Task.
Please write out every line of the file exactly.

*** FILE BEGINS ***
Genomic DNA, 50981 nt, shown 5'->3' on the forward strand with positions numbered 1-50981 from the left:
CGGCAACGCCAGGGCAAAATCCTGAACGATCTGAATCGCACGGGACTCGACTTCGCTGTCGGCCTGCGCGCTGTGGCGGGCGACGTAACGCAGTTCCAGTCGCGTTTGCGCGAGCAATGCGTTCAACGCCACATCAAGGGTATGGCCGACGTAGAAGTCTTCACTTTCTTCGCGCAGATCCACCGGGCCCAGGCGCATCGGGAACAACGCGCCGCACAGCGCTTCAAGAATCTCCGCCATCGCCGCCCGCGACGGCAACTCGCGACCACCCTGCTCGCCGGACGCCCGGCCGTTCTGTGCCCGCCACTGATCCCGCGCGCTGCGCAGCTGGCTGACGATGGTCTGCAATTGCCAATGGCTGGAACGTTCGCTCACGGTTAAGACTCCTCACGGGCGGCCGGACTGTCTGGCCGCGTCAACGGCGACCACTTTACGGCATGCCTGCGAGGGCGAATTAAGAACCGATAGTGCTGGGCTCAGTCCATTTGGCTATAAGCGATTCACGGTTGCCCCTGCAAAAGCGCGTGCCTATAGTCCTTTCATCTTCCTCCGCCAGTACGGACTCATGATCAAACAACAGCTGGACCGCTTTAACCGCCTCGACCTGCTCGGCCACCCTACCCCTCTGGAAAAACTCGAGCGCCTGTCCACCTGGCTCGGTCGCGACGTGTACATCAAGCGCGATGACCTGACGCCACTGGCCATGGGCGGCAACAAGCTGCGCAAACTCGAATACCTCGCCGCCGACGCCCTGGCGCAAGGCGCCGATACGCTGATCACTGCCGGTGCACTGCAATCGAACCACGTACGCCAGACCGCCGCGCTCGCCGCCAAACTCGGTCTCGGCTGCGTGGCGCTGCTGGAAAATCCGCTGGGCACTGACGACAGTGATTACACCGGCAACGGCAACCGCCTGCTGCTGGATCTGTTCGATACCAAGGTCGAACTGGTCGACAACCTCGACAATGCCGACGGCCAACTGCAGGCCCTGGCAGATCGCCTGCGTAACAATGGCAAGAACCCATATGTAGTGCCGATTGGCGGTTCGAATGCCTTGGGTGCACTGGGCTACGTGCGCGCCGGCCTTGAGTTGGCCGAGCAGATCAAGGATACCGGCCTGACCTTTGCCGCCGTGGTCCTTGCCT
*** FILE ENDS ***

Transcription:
Genomic DNA, 50981 nt, shown 5'->3' on the forward strand with positions numbered 1-50981 from the left:
CGGCAACGCCAGGGCAAAATCCTGAACGATCTGAATCGCACGGGACTCGACTTCGCTGTCGGCCTGCGCGCTGTGGCGGGCGACGTAACGCAGTTCCAGTCGCGTTTGCGCGAGCAATGCGTTCAACGCCACATCAAGGGTATGGCCGACGTAGAAGTCTTCACTTTCTTCGCGCAGATCCACCGGGCCCAGGCGCATCGGGAACAACGCGCCGCACAGCGCTTCAAGAATCTCCGCCATCGCCGCCCGCGACGGCAACTCGCGACCACCCTGCTCGCCGGACGCCCGGCCGTTCTGTGCCCGCCACTGATCCCGCGCGCTGCGCAGCTGGCTGACGATGGTCTGCAATTGCCAATGGCTGGAACGTTCGCTCACGGTTAAGACTCCTCACGGGCGGCCGGACTGTCTGGCCGCGTCAACGGCGACCACTTTACGGCATGCCTGCGAGGGCGAATTAAGAACCGATAGTGCTGGGCTCAGTCCATTTGGCTATAAGCGATTCACGGTTGCCCCTGCAAAAGCGCGTGCCTATAGTCCTTTCATCTTCCTCCGCCAGTACGGACTCATGATCAAACAACAGCTGGACCGCTTTAACCGCCTCGACCTGCTCGGCCACCCTACCCCTCTGGAAAAACTCGAGCGCCTGTCCACCTGGCTCGGTCGCGACGTGTACATCAAGCGCGATGACCTGACGCCACTGGCCATGGGCGGCAACAAGCTGCGCAAACTCGAATACCTCGCCGCCGACGCCCTGGCGCAAGGCGCCGATACGCTGATCACTGCCGGTGCACTGCAATCGAACCACGTACGCCAGACCGCCGCGCTCGCCGCCAAACTCGGTCTCGGCTGCGTGGCGCTGCTGGAAAATCCGCTGGGCACTGACGACAGTGATTACACCGGCAACGGCAACCGCCTGCTGCTGGATCTGTTCGATACCAAGGTCGAACTGGTCGACAACCTCGACAATGCCGACGGCCAACTGCAGGCCCTGGCAGATCGCCTGCGTAACAATGGCAAGAACCCATATGTAGTGCCGATTGGCGGTTCGAATGCCTTGGGTGCACTGGGCTACGTGCGCGCCGGCCTTGAGTTGGCCGAGCAGATCAAGGATACCGGCCTGACCTTTGCCGCCGTGGTCCTTGCCT